With respect to the part of your question about using sophisticated technology to deal with—to identify suspicious transactions. Actually I think the monograph does a good job of explaining what we do at the Treasury Department on this issue. The private sector has a very sophisticated ability to recognize anomalies in transactions of its customers and they generally do a good job of detecting suspicious transactions in that context. But to be clear, that context is designed to detect money laundering transactions. This is what I tried to allude to at the beginning of my testimony, and which the monograph also points out. That system, while it is effective for the purposes it has been designed for, is not the answer to the question about detecting terrorist financing.
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    I will let Barry respond to the other questions.
    Mr. SABIN. With respect to Riggs, that is a short answer. It is pending investigation. I can't comment further. With respect to proposed legislation, I do have some suggestions building upon some of the questions that were asked of Mr. Hamilton this morning. I would ask this committee and the Congress to pursue legislation presently identified as H.R. 4942 which would add a section 2339 D to the material support statutes that I talked about in my opening remarks, that would enable military-style training-camp activity, training abroad in terrorist training camps, to be clearly a Federal criminal offense. Right now we use it within the meaning of material support under 2339 B, to get technical.
    Ms. HOOLEY. That is way technical.
    Mr. SABIN. But it is extremely important. To take it into a larger perspective, what the cases that have been brought, we have discussed about here today, you see in the charity cases, in the fund-raising cases relating to Palestinian Islamic jihad, Hamas, Hezbollah, all emanating from the 2339 B relating to the foreign terrorist organizations.
    With respect to the al Qaeda aspects, it is more the providing of personnel or the links to the actual training camps that would be much easier for us to prove and charge in terms of a clear congressional intent under 2339 D.
    I would also recommend H.R. 3016, which has some technical and jurisdictional corrections as presently proposed, as well as increased penalties under the International Emergency Economic Powers Act. And also the additional provisions that I mentioned in my opening remarks.
    The CHAIRMAN. The gentlelady's time has expired.
    Ms. HOOLEY. I can't follow up real quick?
    The CHAIRMAN. Real quick.
    Ms. HOOLEY. It has been 7 years since we discovered the Riggs' noncompliance and it is post-9/11. I am a little troubled about hearing that you have to negotiate with regulators to get your information.
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    Thank you, Mr. Chairman.
    The CHAIRMAN. The gentleman from Texas.
    Mr. PAUL. Thank you, Mr. Chairman. Earlier I spoke about the fourth amendment and privacy issues, but I am afraid that is a moot point these days and I won't bring that up and I won't ask you about that because it seems like we have sort of conceded it, that privacy for the average American citizen is no longer of much concern. But I am concerned about the practicalities. It sounds like the more laws we have on the books, the more criminals you are going to catch, and it has been just working great. I am not convinced of that.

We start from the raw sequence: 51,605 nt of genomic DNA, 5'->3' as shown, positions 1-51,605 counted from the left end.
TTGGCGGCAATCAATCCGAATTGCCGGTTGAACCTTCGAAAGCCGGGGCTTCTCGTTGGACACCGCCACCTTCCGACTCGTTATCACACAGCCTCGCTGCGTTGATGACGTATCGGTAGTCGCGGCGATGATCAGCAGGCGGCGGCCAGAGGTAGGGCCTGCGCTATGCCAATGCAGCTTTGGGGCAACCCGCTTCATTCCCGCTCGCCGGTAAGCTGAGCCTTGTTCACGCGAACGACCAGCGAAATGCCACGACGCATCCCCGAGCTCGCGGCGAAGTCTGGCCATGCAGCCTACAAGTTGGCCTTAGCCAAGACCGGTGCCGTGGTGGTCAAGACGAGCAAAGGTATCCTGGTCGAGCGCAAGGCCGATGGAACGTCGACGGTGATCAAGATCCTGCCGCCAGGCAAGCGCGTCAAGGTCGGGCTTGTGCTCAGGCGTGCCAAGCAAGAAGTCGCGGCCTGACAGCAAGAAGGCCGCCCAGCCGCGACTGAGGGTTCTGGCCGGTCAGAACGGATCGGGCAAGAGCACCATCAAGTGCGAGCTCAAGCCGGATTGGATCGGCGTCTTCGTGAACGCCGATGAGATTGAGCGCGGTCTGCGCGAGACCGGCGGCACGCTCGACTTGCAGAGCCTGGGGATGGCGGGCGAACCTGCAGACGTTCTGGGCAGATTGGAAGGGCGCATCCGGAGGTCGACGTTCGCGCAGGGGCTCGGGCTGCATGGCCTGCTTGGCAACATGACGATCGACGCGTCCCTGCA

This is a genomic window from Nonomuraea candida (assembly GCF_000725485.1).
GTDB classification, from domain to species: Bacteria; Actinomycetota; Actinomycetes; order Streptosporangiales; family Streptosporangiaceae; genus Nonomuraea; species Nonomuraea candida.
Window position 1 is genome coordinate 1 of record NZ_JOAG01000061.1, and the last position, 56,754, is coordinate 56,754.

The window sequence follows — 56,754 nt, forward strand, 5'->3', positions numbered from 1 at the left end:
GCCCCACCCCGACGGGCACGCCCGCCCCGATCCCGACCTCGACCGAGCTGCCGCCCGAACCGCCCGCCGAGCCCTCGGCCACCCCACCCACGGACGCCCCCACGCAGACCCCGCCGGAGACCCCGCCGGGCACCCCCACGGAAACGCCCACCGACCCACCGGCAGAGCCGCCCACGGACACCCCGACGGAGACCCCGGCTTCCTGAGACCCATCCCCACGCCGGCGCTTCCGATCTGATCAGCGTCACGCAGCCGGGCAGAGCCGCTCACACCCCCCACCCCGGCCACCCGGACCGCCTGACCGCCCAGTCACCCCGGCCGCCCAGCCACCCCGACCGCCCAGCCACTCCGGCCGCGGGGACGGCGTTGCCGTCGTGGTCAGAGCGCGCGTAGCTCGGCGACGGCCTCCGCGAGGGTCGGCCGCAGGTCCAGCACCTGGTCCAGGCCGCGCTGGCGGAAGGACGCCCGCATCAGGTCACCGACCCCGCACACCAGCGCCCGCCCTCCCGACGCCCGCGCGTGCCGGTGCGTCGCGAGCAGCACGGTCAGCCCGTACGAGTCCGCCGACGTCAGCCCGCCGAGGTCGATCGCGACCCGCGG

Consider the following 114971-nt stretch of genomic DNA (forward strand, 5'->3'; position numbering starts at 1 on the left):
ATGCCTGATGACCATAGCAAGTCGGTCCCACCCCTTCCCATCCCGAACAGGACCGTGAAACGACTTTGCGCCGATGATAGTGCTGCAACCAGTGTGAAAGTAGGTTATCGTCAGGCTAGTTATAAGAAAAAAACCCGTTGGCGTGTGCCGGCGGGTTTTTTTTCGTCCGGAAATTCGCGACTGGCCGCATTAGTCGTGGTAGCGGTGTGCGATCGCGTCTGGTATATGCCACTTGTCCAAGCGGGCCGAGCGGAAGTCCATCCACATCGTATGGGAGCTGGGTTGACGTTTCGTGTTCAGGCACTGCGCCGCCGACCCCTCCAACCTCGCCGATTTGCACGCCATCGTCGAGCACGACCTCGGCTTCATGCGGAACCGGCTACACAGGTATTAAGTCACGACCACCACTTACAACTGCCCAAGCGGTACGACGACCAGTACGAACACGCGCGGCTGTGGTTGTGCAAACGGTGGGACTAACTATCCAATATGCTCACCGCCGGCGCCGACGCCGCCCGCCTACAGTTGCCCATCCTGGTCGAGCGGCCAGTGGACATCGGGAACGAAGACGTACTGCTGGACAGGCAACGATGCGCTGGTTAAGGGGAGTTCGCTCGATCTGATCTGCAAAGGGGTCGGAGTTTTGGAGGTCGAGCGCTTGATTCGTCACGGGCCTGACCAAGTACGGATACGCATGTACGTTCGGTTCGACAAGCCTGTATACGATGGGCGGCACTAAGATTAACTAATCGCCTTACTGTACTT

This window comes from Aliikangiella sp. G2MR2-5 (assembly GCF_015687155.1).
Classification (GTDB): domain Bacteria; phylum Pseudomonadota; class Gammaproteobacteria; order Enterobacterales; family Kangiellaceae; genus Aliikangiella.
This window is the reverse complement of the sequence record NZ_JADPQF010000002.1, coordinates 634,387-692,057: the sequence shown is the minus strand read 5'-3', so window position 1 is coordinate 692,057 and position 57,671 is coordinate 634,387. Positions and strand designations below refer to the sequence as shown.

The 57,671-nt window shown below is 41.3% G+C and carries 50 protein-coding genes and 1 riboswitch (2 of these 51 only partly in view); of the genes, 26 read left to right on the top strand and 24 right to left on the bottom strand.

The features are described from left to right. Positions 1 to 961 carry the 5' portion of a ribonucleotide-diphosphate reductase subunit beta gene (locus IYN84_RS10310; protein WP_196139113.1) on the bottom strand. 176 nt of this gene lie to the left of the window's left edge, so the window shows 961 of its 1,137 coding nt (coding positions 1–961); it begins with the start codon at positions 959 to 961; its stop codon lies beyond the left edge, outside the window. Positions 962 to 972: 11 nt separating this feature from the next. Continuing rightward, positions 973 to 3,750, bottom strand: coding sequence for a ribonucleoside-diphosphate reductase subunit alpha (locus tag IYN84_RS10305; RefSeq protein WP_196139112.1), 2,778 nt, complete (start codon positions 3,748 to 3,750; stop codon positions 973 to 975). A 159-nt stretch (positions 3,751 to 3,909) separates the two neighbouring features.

I have taken some advice from a John Yoder who was the director of the Asset Forfeiture Office under Reagan. He was describing the atmosphere before 9/11. Of course this is what brings this all about, the 9/11 report. In reference to that, he says, ''We already had so much information that we weren't really focusing on the right stuff. What good does it do to gather more paperwork when you are already so awash in paperwork that you are not paying attention to your own currently existing intelligence-gathering system.''
    I think that is unfortunately what we are facing. The terrorists used $500,000 and I don't believe anybody proved that they even broke our financial laws. So all this activity is directed at law-abiding American citizens and hopefully we pick up a criminal here and there. On a daily basis, the American U.S. financial system transfers $1.7 trillion. So we are looking for a needle in the haystack. Yet all we do is we add more and more bureaucracy, more cost. It is costing $12 billion a year for our banks and our companies to fill out these reports. It just seems that we give up our liberties too casually and that even with the Bank Secrecy Act of 1970, we were filling out 12 million currency transaction reports every year and it didn't help us. So what we are going to do is we are going to ask for a lot more of these reports to be sent in.
    Also, you have mentioned that, oh, yes, but we are having success, we are finding criminals, we are doing this. But one thing we never addressed and that we always assume is that those individuals may well have been caught by following the rules, following the laws, following the fourth amendment and getting an honest-to-goodness legitimate search warrant. You are assuming that none of these people could possibly have been caught unless we throw the fourth amendment out. That, I think, doesn't necessarily follow.